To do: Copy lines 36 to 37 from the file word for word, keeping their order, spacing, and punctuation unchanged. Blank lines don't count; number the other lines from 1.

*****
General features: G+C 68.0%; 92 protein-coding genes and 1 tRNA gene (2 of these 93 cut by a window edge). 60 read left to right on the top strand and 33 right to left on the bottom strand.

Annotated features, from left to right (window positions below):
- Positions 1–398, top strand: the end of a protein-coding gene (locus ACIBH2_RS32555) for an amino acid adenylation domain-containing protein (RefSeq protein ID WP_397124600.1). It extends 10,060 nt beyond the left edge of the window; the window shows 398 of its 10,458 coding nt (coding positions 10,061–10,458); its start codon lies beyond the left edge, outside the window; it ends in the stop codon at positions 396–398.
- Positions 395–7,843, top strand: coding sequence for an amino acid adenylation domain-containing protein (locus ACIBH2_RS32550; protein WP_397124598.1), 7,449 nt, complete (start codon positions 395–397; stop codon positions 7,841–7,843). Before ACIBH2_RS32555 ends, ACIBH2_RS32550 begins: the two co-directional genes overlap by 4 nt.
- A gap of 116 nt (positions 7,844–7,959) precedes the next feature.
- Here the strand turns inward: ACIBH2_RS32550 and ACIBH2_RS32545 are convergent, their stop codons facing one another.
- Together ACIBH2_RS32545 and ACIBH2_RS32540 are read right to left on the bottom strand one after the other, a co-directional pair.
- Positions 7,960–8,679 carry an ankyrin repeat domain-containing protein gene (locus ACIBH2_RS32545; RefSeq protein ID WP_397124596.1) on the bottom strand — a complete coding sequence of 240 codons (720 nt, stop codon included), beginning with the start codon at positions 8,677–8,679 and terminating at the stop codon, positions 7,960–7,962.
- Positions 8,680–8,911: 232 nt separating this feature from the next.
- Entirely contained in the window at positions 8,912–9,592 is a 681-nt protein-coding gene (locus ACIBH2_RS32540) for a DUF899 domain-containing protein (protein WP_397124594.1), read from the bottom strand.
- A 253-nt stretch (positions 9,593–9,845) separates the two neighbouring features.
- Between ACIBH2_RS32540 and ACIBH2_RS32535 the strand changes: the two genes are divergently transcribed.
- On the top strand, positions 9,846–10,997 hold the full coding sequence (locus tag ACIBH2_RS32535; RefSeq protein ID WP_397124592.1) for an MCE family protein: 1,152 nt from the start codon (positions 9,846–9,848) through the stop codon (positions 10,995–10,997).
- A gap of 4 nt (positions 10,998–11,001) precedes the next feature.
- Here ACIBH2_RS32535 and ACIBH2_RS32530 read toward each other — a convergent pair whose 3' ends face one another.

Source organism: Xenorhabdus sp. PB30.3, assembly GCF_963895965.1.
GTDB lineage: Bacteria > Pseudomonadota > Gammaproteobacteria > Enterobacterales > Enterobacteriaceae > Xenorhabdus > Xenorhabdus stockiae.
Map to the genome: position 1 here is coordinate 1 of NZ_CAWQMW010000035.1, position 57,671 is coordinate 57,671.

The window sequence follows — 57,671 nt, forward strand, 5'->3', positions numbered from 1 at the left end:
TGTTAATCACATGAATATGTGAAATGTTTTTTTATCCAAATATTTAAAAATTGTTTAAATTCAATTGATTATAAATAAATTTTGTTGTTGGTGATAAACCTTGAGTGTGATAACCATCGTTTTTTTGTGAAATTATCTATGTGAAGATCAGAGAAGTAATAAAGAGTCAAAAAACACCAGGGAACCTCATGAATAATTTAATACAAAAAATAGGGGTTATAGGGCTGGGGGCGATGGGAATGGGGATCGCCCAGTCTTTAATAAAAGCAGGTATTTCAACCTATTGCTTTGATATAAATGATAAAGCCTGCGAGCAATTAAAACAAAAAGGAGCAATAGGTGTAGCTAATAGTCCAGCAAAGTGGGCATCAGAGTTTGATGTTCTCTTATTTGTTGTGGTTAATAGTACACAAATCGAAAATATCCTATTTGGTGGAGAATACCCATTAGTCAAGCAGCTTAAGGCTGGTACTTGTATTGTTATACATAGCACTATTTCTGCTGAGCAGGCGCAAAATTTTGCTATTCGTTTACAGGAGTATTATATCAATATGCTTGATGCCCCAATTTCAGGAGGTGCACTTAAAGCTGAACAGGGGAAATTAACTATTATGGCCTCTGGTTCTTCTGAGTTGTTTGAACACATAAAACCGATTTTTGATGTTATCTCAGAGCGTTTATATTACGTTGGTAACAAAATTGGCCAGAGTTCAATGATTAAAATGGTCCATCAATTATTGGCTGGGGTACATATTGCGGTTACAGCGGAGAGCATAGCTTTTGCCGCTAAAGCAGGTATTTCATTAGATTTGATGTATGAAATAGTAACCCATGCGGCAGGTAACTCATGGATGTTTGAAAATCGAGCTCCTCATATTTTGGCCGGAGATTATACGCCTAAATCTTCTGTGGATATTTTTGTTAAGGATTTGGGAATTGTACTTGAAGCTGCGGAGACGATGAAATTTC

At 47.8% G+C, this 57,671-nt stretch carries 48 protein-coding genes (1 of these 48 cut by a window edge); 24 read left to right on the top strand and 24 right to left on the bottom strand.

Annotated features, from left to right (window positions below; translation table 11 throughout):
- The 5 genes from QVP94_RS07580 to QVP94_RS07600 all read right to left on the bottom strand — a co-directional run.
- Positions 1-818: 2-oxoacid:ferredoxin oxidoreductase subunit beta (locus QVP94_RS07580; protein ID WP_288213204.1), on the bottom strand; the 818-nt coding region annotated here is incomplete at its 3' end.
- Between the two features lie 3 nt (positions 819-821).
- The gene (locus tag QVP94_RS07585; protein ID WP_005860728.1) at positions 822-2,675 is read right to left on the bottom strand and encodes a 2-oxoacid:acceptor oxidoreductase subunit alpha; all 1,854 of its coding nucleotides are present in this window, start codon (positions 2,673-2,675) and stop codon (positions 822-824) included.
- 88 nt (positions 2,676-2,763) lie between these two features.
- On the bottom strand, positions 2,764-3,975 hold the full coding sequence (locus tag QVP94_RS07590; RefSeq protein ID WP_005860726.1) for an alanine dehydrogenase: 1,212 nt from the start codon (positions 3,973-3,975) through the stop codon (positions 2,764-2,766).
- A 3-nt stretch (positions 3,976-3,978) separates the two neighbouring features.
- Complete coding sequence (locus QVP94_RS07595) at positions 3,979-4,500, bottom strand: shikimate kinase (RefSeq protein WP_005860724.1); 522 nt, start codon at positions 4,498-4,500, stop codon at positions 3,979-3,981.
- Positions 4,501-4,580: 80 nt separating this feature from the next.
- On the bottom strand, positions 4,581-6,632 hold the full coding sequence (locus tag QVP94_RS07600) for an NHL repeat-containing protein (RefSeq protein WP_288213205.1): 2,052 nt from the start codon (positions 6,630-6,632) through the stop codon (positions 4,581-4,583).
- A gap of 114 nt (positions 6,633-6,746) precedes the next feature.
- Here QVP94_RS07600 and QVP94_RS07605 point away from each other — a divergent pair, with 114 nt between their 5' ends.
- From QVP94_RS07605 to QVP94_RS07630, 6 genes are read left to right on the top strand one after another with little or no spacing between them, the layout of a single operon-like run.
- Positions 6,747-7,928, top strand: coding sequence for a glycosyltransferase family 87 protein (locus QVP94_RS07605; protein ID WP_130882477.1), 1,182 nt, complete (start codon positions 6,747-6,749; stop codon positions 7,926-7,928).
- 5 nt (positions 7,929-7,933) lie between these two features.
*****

- Positions 6,747-7,928, top strand: coding sequence for a glycosyltransferase family 87 protein (locus QVP94_RS07605; protein ID WP_130882477.1), 1,182 nt, complete (start codon positions 6,747-6,749; stop codon positions 7,926-7,928).
- 5 nt (positions 7,929-7,933) lie between these two features.